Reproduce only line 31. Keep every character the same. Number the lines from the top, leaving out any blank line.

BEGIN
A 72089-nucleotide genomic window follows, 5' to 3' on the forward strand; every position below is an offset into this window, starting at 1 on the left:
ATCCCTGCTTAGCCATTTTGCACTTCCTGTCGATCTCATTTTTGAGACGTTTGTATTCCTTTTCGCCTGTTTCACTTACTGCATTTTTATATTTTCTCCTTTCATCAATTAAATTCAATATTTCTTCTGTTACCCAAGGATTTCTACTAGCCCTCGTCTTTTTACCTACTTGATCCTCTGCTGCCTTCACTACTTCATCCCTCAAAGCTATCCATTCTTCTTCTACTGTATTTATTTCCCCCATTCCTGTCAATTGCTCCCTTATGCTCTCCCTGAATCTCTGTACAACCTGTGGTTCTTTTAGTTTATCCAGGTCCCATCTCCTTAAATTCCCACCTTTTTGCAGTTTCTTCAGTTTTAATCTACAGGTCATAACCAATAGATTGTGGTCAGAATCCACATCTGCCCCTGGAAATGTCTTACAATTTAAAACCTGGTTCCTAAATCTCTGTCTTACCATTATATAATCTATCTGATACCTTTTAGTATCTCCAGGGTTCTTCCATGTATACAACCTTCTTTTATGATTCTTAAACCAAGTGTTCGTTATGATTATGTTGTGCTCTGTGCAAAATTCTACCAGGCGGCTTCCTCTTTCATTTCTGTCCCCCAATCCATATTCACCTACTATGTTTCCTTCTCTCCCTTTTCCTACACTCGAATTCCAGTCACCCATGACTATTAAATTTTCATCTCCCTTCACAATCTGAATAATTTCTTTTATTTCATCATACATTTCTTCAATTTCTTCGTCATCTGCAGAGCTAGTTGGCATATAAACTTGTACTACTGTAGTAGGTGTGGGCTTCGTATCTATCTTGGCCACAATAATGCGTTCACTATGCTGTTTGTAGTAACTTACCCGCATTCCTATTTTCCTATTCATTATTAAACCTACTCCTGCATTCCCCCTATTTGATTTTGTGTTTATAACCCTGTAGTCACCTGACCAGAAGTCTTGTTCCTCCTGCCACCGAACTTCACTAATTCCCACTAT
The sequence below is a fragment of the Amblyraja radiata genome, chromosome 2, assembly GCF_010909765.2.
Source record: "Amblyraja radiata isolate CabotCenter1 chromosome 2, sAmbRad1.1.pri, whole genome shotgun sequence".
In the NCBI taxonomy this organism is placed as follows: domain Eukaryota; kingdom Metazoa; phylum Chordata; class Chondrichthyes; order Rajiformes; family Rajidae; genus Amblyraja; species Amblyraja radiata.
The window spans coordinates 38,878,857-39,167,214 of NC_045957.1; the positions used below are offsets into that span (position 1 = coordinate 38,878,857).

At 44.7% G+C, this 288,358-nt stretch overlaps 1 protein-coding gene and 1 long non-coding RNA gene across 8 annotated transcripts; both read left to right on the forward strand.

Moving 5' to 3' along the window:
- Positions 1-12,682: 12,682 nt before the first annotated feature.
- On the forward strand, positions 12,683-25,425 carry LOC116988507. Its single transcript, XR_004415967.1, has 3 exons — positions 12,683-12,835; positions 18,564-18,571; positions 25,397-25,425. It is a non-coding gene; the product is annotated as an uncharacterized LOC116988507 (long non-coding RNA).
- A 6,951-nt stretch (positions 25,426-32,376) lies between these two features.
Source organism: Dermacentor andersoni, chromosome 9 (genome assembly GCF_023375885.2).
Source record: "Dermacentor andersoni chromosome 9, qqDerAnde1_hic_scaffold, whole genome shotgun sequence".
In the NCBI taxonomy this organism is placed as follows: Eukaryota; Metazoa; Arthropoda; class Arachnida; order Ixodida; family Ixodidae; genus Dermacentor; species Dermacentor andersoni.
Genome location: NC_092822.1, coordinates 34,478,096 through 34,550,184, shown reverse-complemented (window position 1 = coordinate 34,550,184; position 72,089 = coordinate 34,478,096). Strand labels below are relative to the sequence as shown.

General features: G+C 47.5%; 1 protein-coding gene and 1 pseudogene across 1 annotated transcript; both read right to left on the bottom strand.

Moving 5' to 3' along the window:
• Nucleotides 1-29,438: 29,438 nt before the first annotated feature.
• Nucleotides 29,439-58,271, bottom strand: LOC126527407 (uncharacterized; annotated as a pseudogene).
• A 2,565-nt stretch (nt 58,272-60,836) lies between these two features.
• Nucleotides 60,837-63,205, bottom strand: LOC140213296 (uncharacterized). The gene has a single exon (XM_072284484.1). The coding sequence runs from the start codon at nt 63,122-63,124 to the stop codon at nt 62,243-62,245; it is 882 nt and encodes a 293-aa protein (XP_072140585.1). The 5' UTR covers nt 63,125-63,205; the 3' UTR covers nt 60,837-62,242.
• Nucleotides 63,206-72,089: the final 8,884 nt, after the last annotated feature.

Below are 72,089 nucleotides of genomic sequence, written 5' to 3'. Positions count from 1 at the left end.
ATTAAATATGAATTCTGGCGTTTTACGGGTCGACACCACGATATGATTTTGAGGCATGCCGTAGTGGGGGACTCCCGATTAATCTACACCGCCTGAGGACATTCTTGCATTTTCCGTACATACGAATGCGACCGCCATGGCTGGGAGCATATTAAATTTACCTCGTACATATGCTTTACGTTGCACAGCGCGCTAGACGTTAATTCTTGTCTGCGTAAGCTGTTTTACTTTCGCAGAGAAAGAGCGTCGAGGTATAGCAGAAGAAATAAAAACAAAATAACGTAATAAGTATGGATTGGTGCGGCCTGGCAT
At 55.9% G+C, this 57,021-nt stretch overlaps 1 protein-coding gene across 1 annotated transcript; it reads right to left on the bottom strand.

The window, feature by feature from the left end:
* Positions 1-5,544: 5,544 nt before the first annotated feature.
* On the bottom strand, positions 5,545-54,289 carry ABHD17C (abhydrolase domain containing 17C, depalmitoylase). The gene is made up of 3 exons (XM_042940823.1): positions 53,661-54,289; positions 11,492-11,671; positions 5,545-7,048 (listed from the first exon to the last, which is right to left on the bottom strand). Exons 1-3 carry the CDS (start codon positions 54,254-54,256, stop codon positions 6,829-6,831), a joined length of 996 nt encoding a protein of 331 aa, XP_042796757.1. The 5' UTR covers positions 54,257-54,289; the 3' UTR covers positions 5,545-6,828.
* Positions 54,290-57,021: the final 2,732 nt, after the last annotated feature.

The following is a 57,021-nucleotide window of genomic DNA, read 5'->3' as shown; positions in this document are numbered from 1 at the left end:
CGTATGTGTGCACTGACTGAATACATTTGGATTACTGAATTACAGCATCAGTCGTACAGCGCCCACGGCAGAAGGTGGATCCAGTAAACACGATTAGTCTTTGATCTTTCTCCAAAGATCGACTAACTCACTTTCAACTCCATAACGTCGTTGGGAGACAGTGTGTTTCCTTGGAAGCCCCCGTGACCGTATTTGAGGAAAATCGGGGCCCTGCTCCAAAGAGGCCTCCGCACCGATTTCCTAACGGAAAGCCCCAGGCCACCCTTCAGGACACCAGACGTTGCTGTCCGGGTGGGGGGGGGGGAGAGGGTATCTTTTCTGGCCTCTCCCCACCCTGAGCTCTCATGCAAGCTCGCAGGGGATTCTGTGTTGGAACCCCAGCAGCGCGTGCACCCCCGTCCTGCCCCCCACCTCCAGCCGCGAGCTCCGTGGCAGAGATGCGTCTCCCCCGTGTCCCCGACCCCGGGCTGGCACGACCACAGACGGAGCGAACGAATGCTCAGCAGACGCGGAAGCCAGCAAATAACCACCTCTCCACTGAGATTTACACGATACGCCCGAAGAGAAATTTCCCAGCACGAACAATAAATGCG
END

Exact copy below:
CGTATGTGTGCACTGACTGAATACATTTGGATTACTGAATTACAGCATCAGTCGTACAGCGCCCACGGCAGAAGGTGGATCCAGTAAACACGATTAGTCTTTGATCTTTCTCCAAAGATCGACTAACTCACTTTCAACTCCATAACGTCGTTGGGAGACAGTGTGTTTCCTTGGAAGCCCCCGTGACCGTATTTGAGGAAAATCGGGGCCCTGCTCCAAAGAGGCCTCCGCACCGATTTCCTAACGGAAAGCCCCAGGCCACCCTTCAGGACACCAGACGTTGCTGTCCGGGTGGGGGGGGGGGAGAGGGTATCTTTTCTGGCCTCTCCCCACCCTGAGCTCTCATGCAAGCTCGCAGGGGATTCTGTGTTGGAACCCCAGCAGCGCGTGCACCCCCGTCCTGCCCCCCACCTCCAGCCGCGAGCTCCGTGGCAGAGATGCGTCTCCCCCGTGTCCCCGACCCCGGGCTGGCACGACCACAGACGGAGCGAACGAATGCTCAGCAGACGCGGAAGCCAGCAAATAACCACCTCTCCACTGAGATTTACACGATACGCCCGAAGAGAAATTTCCCAGCACGAACAATAAATGCG